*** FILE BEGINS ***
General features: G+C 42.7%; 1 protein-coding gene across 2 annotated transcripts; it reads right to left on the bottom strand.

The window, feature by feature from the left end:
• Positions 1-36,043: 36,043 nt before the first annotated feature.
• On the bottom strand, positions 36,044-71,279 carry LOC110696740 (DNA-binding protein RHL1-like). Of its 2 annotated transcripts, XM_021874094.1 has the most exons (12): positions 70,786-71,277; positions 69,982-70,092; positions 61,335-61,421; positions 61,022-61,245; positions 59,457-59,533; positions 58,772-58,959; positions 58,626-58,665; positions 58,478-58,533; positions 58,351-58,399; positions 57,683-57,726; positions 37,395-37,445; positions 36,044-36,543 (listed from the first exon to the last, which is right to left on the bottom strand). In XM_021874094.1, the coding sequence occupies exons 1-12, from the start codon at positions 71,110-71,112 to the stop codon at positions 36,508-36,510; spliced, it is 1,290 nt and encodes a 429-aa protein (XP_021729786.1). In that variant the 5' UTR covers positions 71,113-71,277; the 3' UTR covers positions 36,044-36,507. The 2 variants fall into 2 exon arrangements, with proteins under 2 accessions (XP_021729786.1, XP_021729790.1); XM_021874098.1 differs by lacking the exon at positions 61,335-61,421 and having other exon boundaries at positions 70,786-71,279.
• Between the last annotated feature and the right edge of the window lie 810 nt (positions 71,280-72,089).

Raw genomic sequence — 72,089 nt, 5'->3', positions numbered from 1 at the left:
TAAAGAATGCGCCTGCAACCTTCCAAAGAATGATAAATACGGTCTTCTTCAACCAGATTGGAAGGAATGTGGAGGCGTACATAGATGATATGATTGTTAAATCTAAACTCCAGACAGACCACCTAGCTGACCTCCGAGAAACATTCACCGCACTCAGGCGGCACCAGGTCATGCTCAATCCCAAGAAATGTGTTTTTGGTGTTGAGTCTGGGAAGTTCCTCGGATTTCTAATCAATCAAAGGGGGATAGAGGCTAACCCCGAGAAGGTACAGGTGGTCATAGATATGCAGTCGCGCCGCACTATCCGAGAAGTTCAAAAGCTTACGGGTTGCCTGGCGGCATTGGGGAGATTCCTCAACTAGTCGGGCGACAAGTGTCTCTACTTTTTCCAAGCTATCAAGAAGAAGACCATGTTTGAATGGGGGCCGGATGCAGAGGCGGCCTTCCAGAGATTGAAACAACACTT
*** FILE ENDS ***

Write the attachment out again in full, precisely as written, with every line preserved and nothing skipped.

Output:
General features: G+C 42.7%; 1 protein-coding gene across 2 annotated transcripts; it reads right to left on the bottom strand.

The window, feature by feature from the left end:
• Positions 1-36,043: 36,043 nt before the first annotated feature.
• On the bottom strand, positions 36,044-71,279 carry LOC110696740 (DNA-binding protein RHL1-like). Of its 2 annotated transcripts, XM_021874094.1 has the most exons (12): positions 70,786-71,277; positions 69,982-70,092; positions 61,335-61,421; positions 61,022-61,245; positions 59,457-59,533; positions 58,772-58,959; positions 58,626-58,665; positions 58,478-58,533; positions 58,351-58,399; positions 57,683-57,726; positions 37,395-37,445; positions 36,044-36,543 (listed from the first exon to the last, which is right to left on the bottom strand). In XM_021874094.1, the coding sequence occupies exons 1-12, from the start codon at positions 71,110-71,112 to the stop codon at positions 36,508-36,510; spliced, it is 1,290 nt and encodes a 429-aa protein (XP_021729786.1). In that variant the 5' UTR covers positions 71,113-71,277; the 3' UTR covers positions 36,044-36,507. The 2 variants fall into 2 exon arrangements, with proteins under 2 accessions (XP_021729786.1, XP_021729790.1); XM_021874098.1 differs by lacking the exon at positions 61,335-61,421 and having other exon boundaries at positions 70,786-71,279.
• Between the last annotated feature and the right edge of the window lie 810 nt (positions 71,280-72,089).

Raw genomic sequence — 72,089 nt, 5'->3', positions numbered from 1 at the left:
TAAAGAATGCGCCTGCAACCTTCCAAAGAATGATAAATACGGTCTTCTTCAACCAGATTGGAAGGAATGTGGAGGCGTACATAGATGATATGATTGTTAAATCTAAACTCCAGACAGACCACCTAGCTGACCTCCGAGAAACATTCACCGCACTCAGGCGGCACCAGGTCATGCTCAATCCCAAGAAATGTGTTTTTGGTGTTGAGTCTGGGAAGTTCCTCGGATTTCTAATCAATCAAAGGGGGATAGAGGCTAACCCCGAGAAGGTACAGGTGGTCATAGATATGCAGTCGCGCCGCACTATCCGAGAAGTTCAAAAGCTTACGGGTTGCCTGGCGGCATTGGGGAGATTCCTCAACTAGTCGGGCGACAAGTGTCTCTACTTTTTCCAAGCTATCAAGAAGAAGACCATGTTTGAATGGGGGCCGGATGCAGAGGCGGCCTTCCAGAGATTGAAACAACACTT